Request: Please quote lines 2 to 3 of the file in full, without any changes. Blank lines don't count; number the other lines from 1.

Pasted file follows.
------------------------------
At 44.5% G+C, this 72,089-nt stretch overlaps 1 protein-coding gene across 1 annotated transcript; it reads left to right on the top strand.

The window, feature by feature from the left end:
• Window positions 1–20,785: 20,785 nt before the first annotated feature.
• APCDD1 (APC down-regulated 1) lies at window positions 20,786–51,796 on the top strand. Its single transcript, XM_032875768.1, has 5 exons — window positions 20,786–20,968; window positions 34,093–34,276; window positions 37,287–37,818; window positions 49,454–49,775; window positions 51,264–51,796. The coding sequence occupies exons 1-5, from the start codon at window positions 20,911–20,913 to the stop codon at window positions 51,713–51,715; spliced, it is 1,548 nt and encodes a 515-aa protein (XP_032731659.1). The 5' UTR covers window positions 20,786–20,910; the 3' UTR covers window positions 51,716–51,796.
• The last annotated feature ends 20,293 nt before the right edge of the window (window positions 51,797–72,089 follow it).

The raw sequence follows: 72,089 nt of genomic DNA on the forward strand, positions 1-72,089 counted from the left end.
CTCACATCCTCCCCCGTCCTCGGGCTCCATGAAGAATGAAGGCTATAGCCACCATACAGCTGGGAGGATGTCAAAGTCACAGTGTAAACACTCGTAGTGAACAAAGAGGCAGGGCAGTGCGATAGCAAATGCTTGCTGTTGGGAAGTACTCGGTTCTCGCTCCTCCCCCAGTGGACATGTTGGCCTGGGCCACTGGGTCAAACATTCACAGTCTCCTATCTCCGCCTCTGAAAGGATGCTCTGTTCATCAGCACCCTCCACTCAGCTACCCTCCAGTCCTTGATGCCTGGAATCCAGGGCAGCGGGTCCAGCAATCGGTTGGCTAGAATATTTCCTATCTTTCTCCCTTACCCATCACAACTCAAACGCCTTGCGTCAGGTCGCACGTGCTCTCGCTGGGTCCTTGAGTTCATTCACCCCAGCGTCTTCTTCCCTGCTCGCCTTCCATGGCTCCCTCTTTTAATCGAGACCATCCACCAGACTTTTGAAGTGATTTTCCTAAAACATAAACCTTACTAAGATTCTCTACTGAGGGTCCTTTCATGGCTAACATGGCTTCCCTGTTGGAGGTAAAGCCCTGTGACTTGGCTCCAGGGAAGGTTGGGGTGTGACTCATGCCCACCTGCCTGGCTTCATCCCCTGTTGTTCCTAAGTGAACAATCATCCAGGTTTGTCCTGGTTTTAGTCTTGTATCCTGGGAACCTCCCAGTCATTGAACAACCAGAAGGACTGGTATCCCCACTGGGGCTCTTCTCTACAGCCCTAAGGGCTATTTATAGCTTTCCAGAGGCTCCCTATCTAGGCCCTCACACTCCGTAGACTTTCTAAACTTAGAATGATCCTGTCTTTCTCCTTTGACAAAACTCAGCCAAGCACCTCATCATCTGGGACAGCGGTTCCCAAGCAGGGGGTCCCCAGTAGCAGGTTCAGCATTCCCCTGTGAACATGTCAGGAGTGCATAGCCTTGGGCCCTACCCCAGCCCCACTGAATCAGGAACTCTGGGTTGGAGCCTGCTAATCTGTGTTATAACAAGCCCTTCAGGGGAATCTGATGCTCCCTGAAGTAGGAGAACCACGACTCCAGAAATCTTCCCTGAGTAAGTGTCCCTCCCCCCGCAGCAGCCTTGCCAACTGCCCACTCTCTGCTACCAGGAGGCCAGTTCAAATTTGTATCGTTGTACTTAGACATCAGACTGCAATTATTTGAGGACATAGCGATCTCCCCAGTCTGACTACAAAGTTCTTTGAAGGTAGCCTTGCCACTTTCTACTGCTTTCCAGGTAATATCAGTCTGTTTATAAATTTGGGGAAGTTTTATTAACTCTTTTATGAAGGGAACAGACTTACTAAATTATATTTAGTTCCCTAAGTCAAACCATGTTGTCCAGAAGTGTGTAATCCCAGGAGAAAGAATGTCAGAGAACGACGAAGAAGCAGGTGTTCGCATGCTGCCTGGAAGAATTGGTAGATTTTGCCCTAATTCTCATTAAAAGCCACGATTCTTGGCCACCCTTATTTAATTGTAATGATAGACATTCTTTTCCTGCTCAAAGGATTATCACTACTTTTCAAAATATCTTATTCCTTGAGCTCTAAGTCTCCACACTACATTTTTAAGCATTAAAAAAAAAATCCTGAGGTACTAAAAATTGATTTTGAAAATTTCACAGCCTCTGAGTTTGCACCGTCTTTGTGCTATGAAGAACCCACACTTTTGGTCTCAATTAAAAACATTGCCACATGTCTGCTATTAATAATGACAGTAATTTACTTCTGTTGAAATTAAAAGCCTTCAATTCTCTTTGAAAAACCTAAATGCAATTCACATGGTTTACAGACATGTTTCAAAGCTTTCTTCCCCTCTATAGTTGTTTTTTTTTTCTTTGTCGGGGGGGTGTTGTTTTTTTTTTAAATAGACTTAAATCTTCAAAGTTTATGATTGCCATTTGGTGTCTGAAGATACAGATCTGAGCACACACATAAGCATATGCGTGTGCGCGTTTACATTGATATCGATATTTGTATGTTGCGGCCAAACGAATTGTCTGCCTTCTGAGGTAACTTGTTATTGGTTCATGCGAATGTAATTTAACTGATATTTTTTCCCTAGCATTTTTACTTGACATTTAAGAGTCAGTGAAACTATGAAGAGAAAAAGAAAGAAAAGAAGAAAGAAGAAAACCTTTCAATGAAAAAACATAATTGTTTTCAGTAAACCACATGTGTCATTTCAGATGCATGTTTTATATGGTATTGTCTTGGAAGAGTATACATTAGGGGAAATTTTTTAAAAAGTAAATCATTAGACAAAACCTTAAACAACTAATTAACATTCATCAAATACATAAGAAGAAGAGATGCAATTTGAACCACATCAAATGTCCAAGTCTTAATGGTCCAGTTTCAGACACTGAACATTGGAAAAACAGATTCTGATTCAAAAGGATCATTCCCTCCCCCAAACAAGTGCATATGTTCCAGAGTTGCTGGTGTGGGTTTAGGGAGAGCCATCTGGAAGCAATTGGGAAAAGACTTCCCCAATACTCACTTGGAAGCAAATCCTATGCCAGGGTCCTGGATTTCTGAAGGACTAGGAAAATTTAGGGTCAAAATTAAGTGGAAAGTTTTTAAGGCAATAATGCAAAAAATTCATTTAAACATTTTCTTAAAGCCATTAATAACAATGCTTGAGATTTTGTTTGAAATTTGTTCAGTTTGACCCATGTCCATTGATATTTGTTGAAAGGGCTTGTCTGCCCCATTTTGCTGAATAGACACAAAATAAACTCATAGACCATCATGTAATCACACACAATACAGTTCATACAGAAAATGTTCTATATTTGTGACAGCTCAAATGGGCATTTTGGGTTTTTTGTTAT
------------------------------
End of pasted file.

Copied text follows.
The window, feature by feature from the left end:
• Window positions 1–20,785: 20,785 nt before the first annotated feature.